Traumatic brain injury (TBI) is a major cause of disability in the United States, causing immediate and long-lasting effects [1]. Providing care and rehabilitation for TBI patients is a significant economic burden, estimated to be approximately $76.5 billion for both direct and indirect costs [2]. Cognitive impairments, motor and sensory dysfunction, and emotional changes are among the most common issues affecting TBI patients and their families and communities. Although the physical, emotional and economic burdens are large and can be long-lasting, there has yet to be an effective therapy to mitigate some of these issues.

Following the primary mechanical insult of TBI, secondary injuries have been shown to increase neurological damage and perpetuate the chronicity of TBI [3]. Increased blood-brain barrier (BBB) permeability [4], neuroinflammation [5], edema, neurodegeneration, oxidative stress and innate immune response are hallmarks of secondary injury, with onset as early as minutes after impact and some effects lasting for several years, supporting the idea that TBI develops as a chronic illness [6]. Moments after impact, an intense inflammatory response develops and BBB integrity is compromised, allowing peripheral leukocytes to infiltrate the brain parenchyma. Injured cells release damage-associated molecular pattern molecules (DAMPs) [7], which are recognized by infiltrating immune cells and resident microglia, astrocytes and neurons, stimulating the release of pro-inflammatory cytokines, anti-inflammatory cytokines, reactive oxygen and nitrogen species. The complex cascade of events following the primary injury is referred to as secondary injury. Modulation of this signaling process would provide a therapeutic target to interrupt or mitigate the exacerbation of secondary injury, ultimately sparing neighboring cells and lessening the likelihood of poor outcome.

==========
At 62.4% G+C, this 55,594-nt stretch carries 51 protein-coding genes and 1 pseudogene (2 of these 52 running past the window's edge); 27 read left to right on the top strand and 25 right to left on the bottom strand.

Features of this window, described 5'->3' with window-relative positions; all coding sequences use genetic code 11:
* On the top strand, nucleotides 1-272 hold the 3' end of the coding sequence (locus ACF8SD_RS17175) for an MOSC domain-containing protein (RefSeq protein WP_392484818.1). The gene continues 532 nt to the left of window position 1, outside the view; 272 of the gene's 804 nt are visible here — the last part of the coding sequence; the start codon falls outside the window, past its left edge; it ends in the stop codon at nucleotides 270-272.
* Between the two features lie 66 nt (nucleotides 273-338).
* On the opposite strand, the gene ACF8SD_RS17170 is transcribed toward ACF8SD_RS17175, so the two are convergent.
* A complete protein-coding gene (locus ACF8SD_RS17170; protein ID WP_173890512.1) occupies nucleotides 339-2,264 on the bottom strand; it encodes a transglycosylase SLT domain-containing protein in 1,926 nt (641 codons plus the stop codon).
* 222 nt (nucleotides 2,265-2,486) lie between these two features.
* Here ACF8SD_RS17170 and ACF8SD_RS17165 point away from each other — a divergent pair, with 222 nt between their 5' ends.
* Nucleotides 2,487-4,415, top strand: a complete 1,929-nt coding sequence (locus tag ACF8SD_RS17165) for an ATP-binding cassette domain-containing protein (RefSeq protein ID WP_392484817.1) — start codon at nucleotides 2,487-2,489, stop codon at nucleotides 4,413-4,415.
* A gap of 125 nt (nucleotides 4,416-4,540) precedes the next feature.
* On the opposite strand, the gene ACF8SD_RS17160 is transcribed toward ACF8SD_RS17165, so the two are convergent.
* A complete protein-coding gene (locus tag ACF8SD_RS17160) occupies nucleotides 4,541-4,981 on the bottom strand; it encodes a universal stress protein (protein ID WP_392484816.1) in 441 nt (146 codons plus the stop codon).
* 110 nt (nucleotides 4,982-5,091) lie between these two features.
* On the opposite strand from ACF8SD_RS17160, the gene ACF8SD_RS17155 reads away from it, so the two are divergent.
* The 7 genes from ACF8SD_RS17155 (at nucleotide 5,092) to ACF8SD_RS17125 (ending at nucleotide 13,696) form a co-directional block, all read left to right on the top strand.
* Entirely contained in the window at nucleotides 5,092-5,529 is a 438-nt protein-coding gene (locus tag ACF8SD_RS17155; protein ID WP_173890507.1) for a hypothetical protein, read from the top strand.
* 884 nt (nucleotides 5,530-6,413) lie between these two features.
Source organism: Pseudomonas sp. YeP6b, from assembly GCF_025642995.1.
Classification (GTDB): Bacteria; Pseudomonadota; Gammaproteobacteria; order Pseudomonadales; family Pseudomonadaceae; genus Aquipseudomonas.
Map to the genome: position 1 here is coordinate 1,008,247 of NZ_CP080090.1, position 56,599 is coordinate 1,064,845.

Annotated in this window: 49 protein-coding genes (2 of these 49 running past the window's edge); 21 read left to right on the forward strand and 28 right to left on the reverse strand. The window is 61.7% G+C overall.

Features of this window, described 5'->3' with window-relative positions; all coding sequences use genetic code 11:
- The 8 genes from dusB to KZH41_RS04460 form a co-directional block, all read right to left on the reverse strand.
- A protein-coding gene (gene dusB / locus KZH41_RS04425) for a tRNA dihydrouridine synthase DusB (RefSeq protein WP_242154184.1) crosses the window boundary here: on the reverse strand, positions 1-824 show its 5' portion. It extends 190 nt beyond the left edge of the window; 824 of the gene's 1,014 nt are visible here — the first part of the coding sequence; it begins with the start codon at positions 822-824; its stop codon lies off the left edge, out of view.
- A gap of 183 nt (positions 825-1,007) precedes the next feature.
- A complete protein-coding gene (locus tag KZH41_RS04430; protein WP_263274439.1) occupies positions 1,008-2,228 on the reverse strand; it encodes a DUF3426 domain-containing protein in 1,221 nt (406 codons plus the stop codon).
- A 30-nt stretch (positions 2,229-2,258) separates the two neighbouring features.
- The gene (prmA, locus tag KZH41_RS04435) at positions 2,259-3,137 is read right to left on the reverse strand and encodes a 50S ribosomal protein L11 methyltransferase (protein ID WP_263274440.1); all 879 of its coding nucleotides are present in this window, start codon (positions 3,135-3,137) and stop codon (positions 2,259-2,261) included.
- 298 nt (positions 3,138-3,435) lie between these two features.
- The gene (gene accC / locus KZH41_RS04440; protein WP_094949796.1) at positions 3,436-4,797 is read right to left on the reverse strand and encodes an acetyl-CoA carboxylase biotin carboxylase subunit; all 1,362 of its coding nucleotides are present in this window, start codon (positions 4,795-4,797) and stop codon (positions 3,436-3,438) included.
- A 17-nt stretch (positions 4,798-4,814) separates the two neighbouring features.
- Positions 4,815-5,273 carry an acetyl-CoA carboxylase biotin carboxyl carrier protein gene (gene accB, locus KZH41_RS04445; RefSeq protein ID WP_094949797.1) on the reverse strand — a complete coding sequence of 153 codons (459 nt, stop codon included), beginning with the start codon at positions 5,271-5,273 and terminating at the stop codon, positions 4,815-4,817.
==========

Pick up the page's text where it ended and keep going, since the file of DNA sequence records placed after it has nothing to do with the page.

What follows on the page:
Microglia activation following TBI is associated with neuroinflammation. Activated microglia are capable of exhibiting pro- and anti-inflammatory phenotypes, based upon polarization states. M1 phenotype microglia release pro-inflammatory cytokines and oxidative mediators, while M2 phenotype microglia release anti-inflammatory cytokines and neurotrophic factors [8]. Activation and polarization of microglia is transient, varying at many points after injury. The classical paradigm of M1 and M2 phenotypes may not accurately characterize microglial activation, which has been suggested in more recent publications [9]. Understanding temporal patterns in activation and polarization of microglia following TBI may provide information that allows more specific targets for modulation of neuroinflammation.